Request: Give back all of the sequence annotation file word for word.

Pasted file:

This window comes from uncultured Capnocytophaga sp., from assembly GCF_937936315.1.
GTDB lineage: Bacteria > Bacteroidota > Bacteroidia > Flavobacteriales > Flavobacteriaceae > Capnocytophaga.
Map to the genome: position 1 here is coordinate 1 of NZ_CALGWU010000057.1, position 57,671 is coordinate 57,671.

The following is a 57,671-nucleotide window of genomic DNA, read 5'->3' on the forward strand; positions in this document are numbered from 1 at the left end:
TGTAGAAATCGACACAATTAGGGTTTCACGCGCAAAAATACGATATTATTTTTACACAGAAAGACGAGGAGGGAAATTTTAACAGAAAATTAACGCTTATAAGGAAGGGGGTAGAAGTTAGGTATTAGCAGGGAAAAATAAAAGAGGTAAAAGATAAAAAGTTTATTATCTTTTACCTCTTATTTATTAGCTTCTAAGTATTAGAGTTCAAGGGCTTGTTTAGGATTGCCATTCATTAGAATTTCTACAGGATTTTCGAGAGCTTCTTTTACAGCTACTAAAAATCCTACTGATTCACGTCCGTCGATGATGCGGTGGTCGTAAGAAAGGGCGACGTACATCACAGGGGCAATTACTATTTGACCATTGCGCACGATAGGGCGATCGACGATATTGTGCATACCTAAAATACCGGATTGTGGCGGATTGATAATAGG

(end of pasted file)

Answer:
This window comes from uncultured Capnocytophaga sp., from assembly GCF_937936315.1.
GTDB lineage: Bacteria > Bacteroidota > Bacteroidia > Flavobacteriales > Flavobacteriaceae > Capnocytophaga.
Map to the genome: position 1 here is coordinate 1 of NZ_CALGWU010000057.1, position 57,671 is coordinate 57,671.

The following is a 57,671-nucleotide window of genomic DNA, read 5'->3' on the forward strand; positions in this document are numbered from 1 at the left end:
TGTAGAAATCGACACAATTAGGGTTTCACGCGCAAAAATACGATATTATTTTTACACAGAAAGACGAGGAGGGAAATTTTAACAGAAAATTAACGCTTATAAGGAAGGGGGTAGAAGTTAGGTATTAGCAGGGAAAAATAAAAGAGGTAAAAGATAAAAAGTTTATTATCTTTTACCTCTTATTTATTAGCTTCTAAGTATTAGAGTTCAAGGGCTTGTTTAGGATTGCCATTCATTAGAATTTCTACAGGATTTTCGAGAGCTTCTTTTACAGCTACTAAAAATCCTACTGATTCACGTCCGTCGATGATGCGGTGGTCGTAAGAAAGGGCGACGTACATCACAGGGGCAATTACTATTTGACCATTGCGCACGATAGGGCGATCGACGATATTGTGCATACCTAAAATACCGGATTGTGGCGGATTGATAATAGG